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Archive Notice: This thread is old and no longer active. It is here for reference purposes. This thread was created on an older version of the flipcode forums, before the site closed in 2005. Please keep that in mind as you view this thread, as many of the topics and opinions may be outdated.
 
Sublime

July 05, 1999, 11:43 PM

I have a 3D object located at a specific point (x, y, z). The object is a space ship and when I want it to shoot, I animate a laser going into the screen along the z-axis.

But if I rotate the ship by some angle and it should shoot towards the left instead of straight in, what equations do I need to find the new x, y and z coordinates?


Thanks!

 
SLI9000

July 06, 1999, 12:18 AM



Sublime wrote:
>>I have a 3D object located at a specific point (x, y, z). The object is a space ship and when I want it to shoot, I animate a laser going into the screen along the z-axis.
>>
>>But if I rotate the ship by some angle and it should shoot towards the left instead of straight in, what equations do I need to find the new x, y and z coordinates?
>>
>>
>>Thanks!
>>
I'm not sure what you mean by the 'new x, y, and z coords' but would this work?
With the space ship store 3 vectors that represent the ship's x, y, and z axis.
At the start these would be x[1,0, 0] y[0,1,0] z[0,0,1].
Each time you rotate your ship, rotate each of these 3 vectors in exactly the same way.
And when you have to shoot a laser, the z axis you stored would be the direction it would have to go.

So if you were going to move the laser forward by 1, you'd translate it by the x, y, z components of the z axis you stored.

if you were going to move the laser forward by 0.1 or (1/10) you'd translate the laser by the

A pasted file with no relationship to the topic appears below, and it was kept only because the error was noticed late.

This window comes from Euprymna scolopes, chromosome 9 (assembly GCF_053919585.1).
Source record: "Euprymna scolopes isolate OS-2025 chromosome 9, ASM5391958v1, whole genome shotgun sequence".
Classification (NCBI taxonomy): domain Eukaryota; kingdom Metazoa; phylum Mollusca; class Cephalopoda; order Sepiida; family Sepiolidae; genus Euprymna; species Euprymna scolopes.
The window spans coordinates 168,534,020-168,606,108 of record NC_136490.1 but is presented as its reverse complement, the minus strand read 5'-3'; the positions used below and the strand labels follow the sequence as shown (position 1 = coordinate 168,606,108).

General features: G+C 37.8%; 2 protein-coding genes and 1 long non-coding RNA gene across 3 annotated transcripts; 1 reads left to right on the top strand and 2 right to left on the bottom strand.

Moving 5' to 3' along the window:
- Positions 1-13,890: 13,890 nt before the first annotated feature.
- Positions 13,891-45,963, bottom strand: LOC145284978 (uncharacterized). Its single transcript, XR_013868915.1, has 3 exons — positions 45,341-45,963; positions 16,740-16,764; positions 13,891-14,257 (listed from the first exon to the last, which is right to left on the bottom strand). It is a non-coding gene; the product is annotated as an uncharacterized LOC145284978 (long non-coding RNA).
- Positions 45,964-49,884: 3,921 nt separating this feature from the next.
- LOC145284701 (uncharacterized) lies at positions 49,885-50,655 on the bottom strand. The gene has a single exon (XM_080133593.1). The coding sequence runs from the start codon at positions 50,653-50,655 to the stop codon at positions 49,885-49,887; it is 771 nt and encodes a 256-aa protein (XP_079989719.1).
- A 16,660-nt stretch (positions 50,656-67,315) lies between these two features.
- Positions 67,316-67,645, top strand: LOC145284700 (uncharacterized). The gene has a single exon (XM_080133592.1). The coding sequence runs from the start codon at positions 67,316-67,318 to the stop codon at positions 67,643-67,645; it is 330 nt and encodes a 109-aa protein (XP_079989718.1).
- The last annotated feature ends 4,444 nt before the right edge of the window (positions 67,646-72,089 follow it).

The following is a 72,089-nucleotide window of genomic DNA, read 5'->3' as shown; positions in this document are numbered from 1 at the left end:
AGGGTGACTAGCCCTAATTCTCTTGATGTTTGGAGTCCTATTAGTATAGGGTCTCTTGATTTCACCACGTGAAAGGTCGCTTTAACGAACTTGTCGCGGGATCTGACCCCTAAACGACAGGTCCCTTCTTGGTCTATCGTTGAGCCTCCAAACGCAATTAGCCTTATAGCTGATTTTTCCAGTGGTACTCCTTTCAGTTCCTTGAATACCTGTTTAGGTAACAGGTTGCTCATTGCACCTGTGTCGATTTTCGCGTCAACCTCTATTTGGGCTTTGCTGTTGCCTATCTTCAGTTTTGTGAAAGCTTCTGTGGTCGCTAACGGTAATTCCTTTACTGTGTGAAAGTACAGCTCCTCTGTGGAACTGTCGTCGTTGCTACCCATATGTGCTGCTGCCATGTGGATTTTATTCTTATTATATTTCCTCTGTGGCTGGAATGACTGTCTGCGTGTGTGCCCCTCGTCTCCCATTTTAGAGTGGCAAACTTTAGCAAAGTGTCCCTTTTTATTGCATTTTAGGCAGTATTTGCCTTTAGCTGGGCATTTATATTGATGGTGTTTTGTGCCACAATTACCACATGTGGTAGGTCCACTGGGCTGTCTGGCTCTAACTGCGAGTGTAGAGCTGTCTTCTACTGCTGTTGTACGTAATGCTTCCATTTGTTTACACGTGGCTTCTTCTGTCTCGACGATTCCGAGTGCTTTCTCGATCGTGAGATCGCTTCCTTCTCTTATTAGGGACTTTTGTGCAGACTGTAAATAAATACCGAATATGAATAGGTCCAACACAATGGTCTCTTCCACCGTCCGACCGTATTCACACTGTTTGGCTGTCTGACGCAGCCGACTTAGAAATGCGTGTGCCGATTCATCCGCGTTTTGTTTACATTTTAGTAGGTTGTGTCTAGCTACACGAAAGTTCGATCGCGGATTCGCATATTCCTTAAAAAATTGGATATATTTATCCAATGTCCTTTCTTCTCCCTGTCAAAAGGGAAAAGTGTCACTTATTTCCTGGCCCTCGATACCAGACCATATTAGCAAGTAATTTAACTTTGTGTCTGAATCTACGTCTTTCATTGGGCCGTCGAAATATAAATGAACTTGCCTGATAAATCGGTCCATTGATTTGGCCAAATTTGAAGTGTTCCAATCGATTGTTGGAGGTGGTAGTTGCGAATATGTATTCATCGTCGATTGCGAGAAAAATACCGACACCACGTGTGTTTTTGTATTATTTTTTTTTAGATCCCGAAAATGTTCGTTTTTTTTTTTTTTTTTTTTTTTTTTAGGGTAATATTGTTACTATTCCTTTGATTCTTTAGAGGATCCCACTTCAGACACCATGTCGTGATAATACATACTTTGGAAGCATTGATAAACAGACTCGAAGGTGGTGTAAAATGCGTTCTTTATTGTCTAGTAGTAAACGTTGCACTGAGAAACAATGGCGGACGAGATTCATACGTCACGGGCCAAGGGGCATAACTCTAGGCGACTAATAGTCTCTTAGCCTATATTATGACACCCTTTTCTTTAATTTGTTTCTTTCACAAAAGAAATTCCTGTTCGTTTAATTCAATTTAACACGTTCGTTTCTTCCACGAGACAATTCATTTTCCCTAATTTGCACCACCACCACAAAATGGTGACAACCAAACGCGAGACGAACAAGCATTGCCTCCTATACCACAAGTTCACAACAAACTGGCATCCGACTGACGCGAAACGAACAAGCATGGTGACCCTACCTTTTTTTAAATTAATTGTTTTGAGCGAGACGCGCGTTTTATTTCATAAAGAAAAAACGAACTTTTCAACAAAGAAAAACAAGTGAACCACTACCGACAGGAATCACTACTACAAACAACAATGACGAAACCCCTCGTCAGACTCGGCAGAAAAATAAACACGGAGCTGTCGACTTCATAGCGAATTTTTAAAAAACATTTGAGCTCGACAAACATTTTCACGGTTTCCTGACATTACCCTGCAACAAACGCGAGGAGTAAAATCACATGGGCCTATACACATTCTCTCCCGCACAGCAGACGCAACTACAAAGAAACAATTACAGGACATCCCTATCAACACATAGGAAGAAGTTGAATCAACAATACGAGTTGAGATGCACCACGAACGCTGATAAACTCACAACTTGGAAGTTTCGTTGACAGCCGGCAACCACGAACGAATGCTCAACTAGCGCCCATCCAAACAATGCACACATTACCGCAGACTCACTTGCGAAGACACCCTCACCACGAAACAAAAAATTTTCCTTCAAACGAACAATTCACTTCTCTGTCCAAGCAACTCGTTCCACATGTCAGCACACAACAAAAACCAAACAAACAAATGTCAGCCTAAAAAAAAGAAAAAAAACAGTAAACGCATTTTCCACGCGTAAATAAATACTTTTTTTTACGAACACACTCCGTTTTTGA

x/10, y/10, z/10 components of the z axis. (But make sure you preserve the original values before dividing by 10)













 
SLI9000

July 06, 1999, 12:27 AM

>>if you were going to move the laser forward by 0.1 or (1/10) you'd translate the laser by the
>>x/10, y/10, z/10 components of the z axis. (But make sure you preserve the original values before dividing by 10)
>>

Sorry, I think this would be better,
If you were going to move the laser forward by m units forward (m could be 0.1 or anything)
you'd translate the laser by x*m, y*m, z*m components of the z axis (but make sure you preserve the orig values)






 
Dimitris

July 06, 1999, 09:45 AM



Sublime wrote:
>>I have a 3D object located at a specific point (x, y, z). The object is a space ship and when I want it to shoot, I animate a laser going into the screen along the z-axis.
>>
>>But if I rotate the ship by some angle and it should shoot towards the left instead of straight in, what equations do I need to find the new x, y and z coordinates?
>>
>>
>>Thanks!
>>

When you shoot forward before you rotate the object you just add 0, 0, 1 to the x, y, z positon
of the laser. If you rotate the object then rotate 0, 0, 1 by the rotate vector of the
object and add it to the position of the leser. Laser sould be rotated by this vector, too.
If you want to change the speed of the laser by half just change 0, 0, 1 to 0, 0, 0.5 and then
rotate it.

see ya
Dimitris

 
Sublime

July 06, 1999, 06:39 PM

SLI9000 and Dimitris,
Thank you so much, you two. I think you nailed what I need to do right on the head. Unfortunately, my math skills aren't that hot. I still am a little unclear on something.

Suppose my "ship" is at the point 0, 0, 0 and the laser location is along the line 5 units into the z-axis. The direction of ship and laser are rotated off to the side about the y-axis by 45 degrees.

This means I should rotate [0, 0, 5] by 45 degrees, right? How do I make this calculation in C/C++ using OpenGL. Am I supposed to do matrix multiplication manually with a rotation matrix,
like [ cos(45) 0 sin(45) ]
[ 0 1 0 ]
[-sin(45) 0 cos(45) ]

And when I mean manually, I mean doing the multiplication and additions individually, or is there a better way, or is this totally off.

I appreciate any help!

 
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